Fluidized beds are common in industries such as petrochemicals, polymerization, pharmaceuticals, and power generation to name a few. Fluidization is one of the most effective ways of enhancing the interaction between the gas/liquid and the bed of solids, and is therefore used in operations where good mixing, superior contacting and mass transfer rates, and a uniform temperature distribution are important.
Fluidized bed dryers, reactors, scrubbers, and combustors, are known for their robustness to feed properties, relative simplicity in geometric configuration and scalability.
Solid beds containing particles such as powdered coal, catalyst particulates, wood pellets, and polymer resin, can be transformed into a state resembling a fluid (hence fluidized bed) by suspending them in the upwards flow of a gas or liquid. In the absence of gas or liquid flow, the solids are initially in a fixed bed state.
As the flow of gas or liquid is gradually increased through the fixed bed, the solid particles eventually become suspended by the upward flow of gas or liquid, at which point the frictional drag force on the particles within the bed begins to overcome the weight of the bed.
Once a bed of solids is in a fluidized state, the two phase mixture of particulate solids and gas or liquid starts behaving like a fluid, and the pressure drop across any section of the bed is equal to the weight of the solid suspension in that section.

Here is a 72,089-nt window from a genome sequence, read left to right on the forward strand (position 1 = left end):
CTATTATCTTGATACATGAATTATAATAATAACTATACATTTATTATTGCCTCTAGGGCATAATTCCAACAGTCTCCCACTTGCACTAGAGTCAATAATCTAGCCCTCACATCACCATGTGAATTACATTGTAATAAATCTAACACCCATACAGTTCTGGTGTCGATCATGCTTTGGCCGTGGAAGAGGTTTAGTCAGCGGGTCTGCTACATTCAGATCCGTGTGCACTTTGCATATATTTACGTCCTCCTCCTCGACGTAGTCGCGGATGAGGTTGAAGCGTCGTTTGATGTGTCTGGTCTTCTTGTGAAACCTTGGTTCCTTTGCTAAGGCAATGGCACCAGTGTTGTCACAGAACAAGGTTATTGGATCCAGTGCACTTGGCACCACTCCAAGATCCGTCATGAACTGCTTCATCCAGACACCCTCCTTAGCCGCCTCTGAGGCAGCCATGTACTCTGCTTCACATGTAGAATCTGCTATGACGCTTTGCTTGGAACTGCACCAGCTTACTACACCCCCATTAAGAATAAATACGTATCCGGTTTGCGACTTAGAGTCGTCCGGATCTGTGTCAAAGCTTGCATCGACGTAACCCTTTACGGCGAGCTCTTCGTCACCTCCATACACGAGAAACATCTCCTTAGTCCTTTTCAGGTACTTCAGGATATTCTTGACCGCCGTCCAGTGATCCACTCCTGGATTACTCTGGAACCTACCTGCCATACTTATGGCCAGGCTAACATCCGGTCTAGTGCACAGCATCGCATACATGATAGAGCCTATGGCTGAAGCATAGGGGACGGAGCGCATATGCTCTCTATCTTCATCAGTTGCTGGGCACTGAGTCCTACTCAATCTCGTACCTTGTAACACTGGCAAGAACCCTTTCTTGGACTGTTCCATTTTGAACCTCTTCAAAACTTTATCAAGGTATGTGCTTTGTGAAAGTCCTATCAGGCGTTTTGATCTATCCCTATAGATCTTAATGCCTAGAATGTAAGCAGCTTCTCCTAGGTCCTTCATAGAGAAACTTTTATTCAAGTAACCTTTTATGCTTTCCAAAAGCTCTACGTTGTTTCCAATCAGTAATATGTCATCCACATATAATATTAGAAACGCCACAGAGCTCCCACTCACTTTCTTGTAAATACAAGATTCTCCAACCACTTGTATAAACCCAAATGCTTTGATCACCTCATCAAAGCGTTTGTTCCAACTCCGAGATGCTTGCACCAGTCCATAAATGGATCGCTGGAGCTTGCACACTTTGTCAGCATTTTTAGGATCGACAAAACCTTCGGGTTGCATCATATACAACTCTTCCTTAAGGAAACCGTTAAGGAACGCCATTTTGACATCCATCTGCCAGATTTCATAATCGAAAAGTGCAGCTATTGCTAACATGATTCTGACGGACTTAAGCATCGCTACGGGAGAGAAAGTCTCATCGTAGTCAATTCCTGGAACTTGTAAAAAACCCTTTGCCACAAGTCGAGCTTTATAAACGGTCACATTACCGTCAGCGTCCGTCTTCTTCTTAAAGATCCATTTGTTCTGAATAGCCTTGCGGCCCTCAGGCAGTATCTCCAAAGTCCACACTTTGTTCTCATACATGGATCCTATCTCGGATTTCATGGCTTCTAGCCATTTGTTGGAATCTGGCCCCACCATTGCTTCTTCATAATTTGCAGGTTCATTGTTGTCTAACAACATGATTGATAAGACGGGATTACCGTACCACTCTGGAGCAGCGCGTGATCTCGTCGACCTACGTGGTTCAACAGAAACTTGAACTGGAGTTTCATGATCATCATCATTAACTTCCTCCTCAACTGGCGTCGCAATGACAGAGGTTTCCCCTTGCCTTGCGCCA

Fluidization Capabilities at Coanda
Our physical modelling laboratory is home to several fluidized beds, ranging from four inch diameter bubbling columns designed for rudimentary solids characterization, to 40 inch diameter by 32 foot tall circulating cold flow models that are geometrically similar scaled versions of commercial reactors.
Our approach to fluidization projects typically begins with a literature review, followed by a dimensional analysis to determine the most effective approach to the development of a solution, including physical models, computational modelling, or analytical techniques.
When a physical model is selected as the best recourse, the model is engineered to ensure a good match on similitude between the model and the commercial vessel. Cold flow models are typically constructed from a combination of steel and acrylic materials, or glass if optical access is required at elevated pressure.
Coanda’s supporting infrastructure includes a variety of pumps and blowers: two 150 horsepower blowers, a 270 horsepower compressor, and various pumps ranging from 3 – 50 horsepower. Coanda’s instrumentation and measurement capabilities include in-house built phosphorescent solids tracer and fast response helium gas tracer detectors, nuclear densitometers, and bed voidage measurement probes that detect changes in capacitance.
For more information on our fluidization capabilities, see our fluidization brochure.